This isn't only relevant to the addicts I love. It is relevant to all of us, because it forces us to think differently about ourselves. Human beings are bonding animals. We need to connect and love. The wisest sentence of the twentieth century was E.M. Forster's -- "only connect." But we have created an environment and a culture that cut us off from connection, or offer only the parody of it offered by the Internet. The rise of addiction is a symptom of a deeper sickness in the way we live -- constantly directing our gaze towards the next shiny object we should buy, rather than the human beings all around us.
The writer George Monbiot has called this "the age of loneliness." We have created human societies where it is easier for people to become cut off from all human connections than ever before. Bruce Alexander -- the creator of Rat Park -- told me that for too long, we have talked exclusively about individual recovery from addiction. We need now to talk about social recovery -- how we all recover, together, from the sickness of isolation that is sinking on us like a thick fog.
But this new evidence isn't just a challenge to us politically. It doesn't just force us to change our minds. It forces us to change our hearts.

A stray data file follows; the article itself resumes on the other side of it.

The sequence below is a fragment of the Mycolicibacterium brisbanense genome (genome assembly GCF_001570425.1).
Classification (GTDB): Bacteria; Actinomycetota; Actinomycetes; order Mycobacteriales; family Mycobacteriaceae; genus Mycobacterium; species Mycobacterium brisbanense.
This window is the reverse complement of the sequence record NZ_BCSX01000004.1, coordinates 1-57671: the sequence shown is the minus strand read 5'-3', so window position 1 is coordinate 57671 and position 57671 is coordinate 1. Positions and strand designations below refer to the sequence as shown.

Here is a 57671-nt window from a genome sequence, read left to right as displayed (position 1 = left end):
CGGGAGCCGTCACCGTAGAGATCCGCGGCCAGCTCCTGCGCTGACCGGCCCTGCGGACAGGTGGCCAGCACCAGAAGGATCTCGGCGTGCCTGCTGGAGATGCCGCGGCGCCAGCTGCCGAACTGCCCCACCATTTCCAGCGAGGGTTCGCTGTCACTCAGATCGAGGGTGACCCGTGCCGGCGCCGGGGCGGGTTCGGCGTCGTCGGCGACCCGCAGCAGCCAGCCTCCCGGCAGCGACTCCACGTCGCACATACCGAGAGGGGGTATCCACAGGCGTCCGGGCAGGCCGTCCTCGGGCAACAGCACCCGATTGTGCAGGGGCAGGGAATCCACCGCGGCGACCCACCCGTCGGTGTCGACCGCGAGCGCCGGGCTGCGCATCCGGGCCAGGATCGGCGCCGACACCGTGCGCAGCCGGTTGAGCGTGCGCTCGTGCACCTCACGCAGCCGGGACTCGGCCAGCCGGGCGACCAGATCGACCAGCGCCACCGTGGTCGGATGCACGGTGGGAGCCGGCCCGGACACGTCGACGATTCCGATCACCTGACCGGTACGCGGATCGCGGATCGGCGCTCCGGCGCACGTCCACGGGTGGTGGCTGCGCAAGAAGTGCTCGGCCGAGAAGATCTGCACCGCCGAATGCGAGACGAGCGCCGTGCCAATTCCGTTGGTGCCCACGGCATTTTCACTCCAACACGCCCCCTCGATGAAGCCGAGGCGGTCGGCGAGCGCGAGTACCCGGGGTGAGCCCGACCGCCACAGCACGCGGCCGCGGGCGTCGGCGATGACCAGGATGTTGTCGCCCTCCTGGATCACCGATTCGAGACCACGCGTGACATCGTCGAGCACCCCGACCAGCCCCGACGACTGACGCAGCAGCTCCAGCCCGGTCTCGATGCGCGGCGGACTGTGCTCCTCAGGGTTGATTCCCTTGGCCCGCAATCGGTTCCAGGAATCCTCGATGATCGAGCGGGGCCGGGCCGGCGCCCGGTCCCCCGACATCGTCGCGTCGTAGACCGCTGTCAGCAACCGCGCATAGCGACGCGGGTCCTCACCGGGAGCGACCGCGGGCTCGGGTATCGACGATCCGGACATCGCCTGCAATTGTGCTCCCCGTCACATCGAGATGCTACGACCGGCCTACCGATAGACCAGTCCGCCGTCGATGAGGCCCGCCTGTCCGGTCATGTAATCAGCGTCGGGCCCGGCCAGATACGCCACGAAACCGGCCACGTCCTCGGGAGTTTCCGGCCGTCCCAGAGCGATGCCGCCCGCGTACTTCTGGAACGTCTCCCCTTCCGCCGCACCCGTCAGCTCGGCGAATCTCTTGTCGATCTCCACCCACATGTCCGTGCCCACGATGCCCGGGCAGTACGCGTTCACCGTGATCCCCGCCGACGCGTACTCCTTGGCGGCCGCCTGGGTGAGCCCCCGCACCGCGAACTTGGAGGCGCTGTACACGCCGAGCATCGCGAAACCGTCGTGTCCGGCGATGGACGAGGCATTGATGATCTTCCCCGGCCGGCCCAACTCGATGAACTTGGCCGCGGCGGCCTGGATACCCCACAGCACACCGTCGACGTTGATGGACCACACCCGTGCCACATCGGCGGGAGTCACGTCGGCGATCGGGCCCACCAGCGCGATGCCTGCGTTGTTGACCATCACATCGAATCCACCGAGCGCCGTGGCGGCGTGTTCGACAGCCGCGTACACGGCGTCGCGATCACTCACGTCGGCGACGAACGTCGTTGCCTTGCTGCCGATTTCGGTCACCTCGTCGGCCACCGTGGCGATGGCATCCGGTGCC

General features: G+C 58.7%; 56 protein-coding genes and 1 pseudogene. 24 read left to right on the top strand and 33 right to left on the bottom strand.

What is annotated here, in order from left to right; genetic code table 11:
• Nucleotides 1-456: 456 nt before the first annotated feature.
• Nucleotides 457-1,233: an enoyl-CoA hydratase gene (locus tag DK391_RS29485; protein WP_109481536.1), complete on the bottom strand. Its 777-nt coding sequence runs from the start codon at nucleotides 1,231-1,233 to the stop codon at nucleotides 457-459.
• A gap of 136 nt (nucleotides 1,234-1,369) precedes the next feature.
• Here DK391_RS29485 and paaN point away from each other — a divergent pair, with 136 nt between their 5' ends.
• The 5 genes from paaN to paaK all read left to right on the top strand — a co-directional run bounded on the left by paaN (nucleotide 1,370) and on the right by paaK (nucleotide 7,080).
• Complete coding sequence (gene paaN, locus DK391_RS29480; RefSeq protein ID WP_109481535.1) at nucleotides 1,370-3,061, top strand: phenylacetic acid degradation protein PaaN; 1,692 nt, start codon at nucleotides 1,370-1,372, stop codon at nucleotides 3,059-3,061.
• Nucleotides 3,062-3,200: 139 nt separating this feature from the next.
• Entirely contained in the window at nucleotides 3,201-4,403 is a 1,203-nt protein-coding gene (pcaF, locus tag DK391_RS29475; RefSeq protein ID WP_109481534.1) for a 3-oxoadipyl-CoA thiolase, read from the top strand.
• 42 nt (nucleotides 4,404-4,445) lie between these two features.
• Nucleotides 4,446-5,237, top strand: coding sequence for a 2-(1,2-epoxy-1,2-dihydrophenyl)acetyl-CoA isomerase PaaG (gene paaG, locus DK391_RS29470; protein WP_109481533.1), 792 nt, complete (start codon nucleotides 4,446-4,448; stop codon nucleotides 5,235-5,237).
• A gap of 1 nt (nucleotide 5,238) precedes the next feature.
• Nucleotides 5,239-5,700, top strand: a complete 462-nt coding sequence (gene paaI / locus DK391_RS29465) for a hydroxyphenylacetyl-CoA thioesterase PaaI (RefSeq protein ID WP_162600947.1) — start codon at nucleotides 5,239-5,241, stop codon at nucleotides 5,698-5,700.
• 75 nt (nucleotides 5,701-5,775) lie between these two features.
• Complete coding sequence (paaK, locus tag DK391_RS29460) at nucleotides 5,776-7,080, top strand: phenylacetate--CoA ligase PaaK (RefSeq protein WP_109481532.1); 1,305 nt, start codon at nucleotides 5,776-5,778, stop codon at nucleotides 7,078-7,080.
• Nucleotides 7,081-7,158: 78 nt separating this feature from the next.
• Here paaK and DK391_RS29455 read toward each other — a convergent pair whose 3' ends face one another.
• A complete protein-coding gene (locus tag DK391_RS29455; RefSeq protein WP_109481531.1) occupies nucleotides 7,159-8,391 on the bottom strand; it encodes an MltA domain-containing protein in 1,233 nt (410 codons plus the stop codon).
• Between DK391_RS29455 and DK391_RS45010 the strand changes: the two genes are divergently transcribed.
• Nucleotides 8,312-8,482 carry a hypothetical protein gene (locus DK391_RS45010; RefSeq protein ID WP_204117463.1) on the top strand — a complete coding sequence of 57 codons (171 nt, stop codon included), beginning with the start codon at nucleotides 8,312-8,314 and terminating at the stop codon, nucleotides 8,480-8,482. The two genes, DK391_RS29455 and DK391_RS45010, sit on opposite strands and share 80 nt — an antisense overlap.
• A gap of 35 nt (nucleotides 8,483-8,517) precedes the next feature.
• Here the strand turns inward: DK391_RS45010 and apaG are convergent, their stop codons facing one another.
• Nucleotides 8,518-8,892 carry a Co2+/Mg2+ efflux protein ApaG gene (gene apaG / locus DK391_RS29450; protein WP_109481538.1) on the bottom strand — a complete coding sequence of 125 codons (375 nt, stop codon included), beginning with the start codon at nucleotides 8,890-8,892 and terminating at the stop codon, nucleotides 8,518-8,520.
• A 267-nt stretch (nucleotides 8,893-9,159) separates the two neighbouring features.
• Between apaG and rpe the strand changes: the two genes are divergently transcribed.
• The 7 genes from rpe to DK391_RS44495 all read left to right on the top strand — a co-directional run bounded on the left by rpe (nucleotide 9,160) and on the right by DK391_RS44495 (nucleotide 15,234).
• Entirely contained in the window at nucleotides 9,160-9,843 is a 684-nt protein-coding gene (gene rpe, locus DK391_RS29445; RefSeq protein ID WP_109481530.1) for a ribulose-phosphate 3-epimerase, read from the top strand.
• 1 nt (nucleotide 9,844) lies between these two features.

Loving an addict is really hard. When I looked at the addicts I love, it was always tempting to follow the tough love advice doled out by reality shows like Intervention -- tell the addict to shape up, or cut them off. Their message is that an addict who won't stop should be shunned. It's the logic of the drug war, imported into our private lives. But in fact, I learned, that will only deepen their addiction -- and you may lose them altogether. I came home determined to tie the addicts in my life closer to me than ever -- to let them know I love them unconditionally, whether they stop, or whether they can't. 
When I returned from my long journey, I looked at my ex-boyfriend, in withdrawal, trembling on my spare bed, and I thought about him differently. For a century now, we have been singing war songs about addicts. It occurred to me as I wiped his brow, we should have been singing love songs to them all along.